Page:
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For Some Small CUs, Ideas Are Good-N-Plenty

Being small in assets doesn't have to mean being small in vision.

Yet that's often the case with some small credit unions, creating a chicken-vs.-egg question over whether it's limited vision that has led to limited assets or limited assets that are limiting vision. We'll leave that question to the deep thinkers.

In the meantime, there are some small CU leaders who think big,

Take United Health Credit Union in Burlingame, Calif., for instance, which has generated some sweet results with candy bars. The $50-million UHCU, for instance, gave away Take 5 chocolate bars as part of a promotion in which it sought to take five minutes of members' time to explain how it could save them money.

It has also used Oh Henry! bars as part of a promo to ensure the credit union is a place like Cheers, where everyone knows your name. "We gave every employee 20 candy bars that were custom-labeled," explained CEO Linda White. "We said 'If we don't call the member by name during the course of the transaction, we will give that member an Oh Henry bar.' At the end of the two-month promotion, employees who had all 20 candy bars left got a gift card. And they got gift cards of lesser value depending on how many were left."

United Health used Payday candy bars as an incentive and reminder to members to sign up for direct deposit.

"These ideas will work if you have a niche market, as a lot of small credit unions do," said White during a discussion among small credit unions that are part of the California and Nevada leagues' Shapiro Group at the leagues' annual meeting. "These are fun and engaging and just happen to be cheap."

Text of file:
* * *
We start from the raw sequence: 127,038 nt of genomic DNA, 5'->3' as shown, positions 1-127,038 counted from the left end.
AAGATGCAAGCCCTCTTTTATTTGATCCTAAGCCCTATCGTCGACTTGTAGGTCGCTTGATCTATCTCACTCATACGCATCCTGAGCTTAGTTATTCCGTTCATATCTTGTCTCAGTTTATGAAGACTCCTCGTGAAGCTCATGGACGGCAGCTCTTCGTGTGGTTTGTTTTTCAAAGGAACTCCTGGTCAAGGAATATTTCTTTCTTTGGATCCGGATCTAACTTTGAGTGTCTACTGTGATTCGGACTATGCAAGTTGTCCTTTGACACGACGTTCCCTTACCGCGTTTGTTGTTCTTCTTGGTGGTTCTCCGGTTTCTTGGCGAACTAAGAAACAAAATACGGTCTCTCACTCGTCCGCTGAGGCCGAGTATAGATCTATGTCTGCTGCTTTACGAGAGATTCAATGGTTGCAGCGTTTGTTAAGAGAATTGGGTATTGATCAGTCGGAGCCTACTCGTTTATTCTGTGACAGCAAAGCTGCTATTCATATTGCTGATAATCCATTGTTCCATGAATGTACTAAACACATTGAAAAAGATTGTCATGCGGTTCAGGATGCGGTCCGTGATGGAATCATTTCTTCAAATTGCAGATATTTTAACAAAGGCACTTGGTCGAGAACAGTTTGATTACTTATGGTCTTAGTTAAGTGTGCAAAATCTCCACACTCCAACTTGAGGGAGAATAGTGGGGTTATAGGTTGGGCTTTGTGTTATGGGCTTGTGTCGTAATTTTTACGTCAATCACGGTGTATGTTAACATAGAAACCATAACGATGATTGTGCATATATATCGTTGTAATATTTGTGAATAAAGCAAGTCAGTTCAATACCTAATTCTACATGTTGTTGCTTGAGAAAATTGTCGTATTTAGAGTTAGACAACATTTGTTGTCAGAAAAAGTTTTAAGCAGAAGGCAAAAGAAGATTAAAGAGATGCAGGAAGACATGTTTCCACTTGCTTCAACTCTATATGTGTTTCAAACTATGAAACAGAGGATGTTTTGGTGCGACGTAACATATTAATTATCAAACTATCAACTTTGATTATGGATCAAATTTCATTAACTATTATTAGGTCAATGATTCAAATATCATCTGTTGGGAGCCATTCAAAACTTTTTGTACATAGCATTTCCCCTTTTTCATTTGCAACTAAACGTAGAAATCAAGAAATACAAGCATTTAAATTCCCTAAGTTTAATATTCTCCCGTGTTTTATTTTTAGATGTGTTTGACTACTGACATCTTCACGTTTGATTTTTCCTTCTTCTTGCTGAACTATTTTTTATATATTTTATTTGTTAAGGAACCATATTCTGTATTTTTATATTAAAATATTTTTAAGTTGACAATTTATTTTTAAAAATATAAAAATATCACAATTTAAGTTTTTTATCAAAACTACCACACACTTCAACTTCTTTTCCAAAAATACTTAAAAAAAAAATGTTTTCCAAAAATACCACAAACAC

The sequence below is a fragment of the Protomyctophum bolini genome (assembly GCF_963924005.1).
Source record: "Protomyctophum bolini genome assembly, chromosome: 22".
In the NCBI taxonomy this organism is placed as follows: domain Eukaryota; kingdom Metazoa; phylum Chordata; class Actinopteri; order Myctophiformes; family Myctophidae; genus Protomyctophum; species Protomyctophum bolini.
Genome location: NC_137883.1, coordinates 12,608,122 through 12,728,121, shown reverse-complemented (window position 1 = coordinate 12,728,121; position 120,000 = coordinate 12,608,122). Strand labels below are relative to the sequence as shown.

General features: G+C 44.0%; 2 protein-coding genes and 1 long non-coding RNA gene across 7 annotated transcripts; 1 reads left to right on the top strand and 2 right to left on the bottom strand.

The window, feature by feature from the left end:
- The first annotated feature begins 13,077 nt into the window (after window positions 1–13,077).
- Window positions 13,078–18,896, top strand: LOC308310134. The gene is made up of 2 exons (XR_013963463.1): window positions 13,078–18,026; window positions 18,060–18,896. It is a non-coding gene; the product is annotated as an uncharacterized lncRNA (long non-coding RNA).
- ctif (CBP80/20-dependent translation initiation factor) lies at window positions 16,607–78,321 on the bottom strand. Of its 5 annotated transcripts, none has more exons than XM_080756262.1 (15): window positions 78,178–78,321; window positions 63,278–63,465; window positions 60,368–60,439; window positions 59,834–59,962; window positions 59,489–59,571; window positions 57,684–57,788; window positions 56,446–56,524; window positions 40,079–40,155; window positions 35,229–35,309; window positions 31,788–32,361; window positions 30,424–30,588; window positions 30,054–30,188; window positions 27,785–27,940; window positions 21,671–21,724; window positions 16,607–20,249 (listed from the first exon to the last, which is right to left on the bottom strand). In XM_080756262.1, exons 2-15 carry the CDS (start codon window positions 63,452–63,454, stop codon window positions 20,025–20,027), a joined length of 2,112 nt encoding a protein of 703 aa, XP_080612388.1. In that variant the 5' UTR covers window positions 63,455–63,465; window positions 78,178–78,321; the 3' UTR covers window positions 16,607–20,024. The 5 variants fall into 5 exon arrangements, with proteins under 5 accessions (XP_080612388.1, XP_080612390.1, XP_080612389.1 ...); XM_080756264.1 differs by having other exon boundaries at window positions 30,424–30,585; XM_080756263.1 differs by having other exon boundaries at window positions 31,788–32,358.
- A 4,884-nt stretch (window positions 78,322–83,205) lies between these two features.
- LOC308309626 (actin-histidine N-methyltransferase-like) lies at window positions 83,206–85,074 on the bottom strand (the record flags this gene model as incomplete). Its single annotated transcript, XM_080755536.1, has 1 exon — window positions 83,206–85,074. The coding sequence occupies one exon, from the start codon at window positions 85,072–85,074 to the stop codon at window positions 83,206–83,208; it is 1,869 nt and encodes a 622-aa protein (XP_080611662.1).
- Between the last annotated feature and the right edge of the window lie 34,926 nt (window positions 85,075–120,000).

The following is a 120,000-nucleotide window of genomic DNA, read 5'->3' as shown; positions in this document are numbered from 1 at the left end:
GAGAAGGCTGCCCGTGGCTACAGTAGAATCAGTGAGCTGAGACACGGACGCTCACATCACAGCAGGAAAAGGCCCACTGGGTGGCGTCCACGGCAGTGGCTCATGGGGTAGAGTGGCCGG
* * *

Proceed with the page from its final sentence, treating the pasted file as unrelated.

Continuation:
UHCU's marketing isn't completely built around helping local dentists. It just completed a two-week promotion in which it placed jars of money at each teller window with the message, "If we don't talk to you about how to save you money, we will give you a dollar." In addition, members who already had a credit card or loan with the CU were given a dollar by tellers as a way of thanking them for their business.

At end of promotion, all the money left in the jars was combined, with employees opting to use half to buy lunch and to donate the other half to charity.

"It's really about engaging your members," said White. "You can hand these out as your swag to let people know your benefits."

New Life From The Undead

Speaking of engagement, at least one CU is willing to go so far as to use zombies to build relationships, among other efforts. Barbara Bean, CEO of the $12-million Cal Poly FCU, said her credit union, which budgets less than $5,000 per year for marketing, makes every effort to piggyback on events at its university sponsor and elsewhere.

"Whatever is happening in your places of business or communities, get involved," urged Bean. "It doesn't always mean having to give money; we don't have a lot of
money."

At Cal Poly, there is an annual Students vs. Zombies event in which it does a tie-in. As many students participate in Flash Mobs, Cal Poly FCU responded with a Flash Loan in which members had one week to apply in order to get a rate discount.

CPFCU has also worked to leverage an invaluable asset it (and every other CU) already has, and that is its knowledge of financial products and practices. To that end, said Bean, it has sought to be the "go-to expert" on campus on all financial subjects. "Every time someone asks us to talk, we do it," said Bean. "We present to more than 6,000 students per year with financial ed information.  It's not a marketing message. We also do article marketing with topic expertise. We provide training to our sponsor's staff. We author articles for our sponsor's newsletter. You can create a podcast and post it on your website, such as how to improve credit scores."

One trap into which many small CUs fall is letting content on their websites get old, observed Bean, who urged every CU, large and small, to review their sites at least monthly and update them.

"On the website I suggest you give credit cards their own page if you offer credit cards," advised Bean. "Too often it's hidden in the loan link. To most people credit cards are just a payment method. This costs extra, but it's well worth it."

Bean added that for the first time in five years, the credit union has seen an increase in lending volume.
"There are lots of things out there and we try to be relevant to all the things that are going on," she said.

Frank J. Diekmann can be reached at fdiekmann@cujournal.com.

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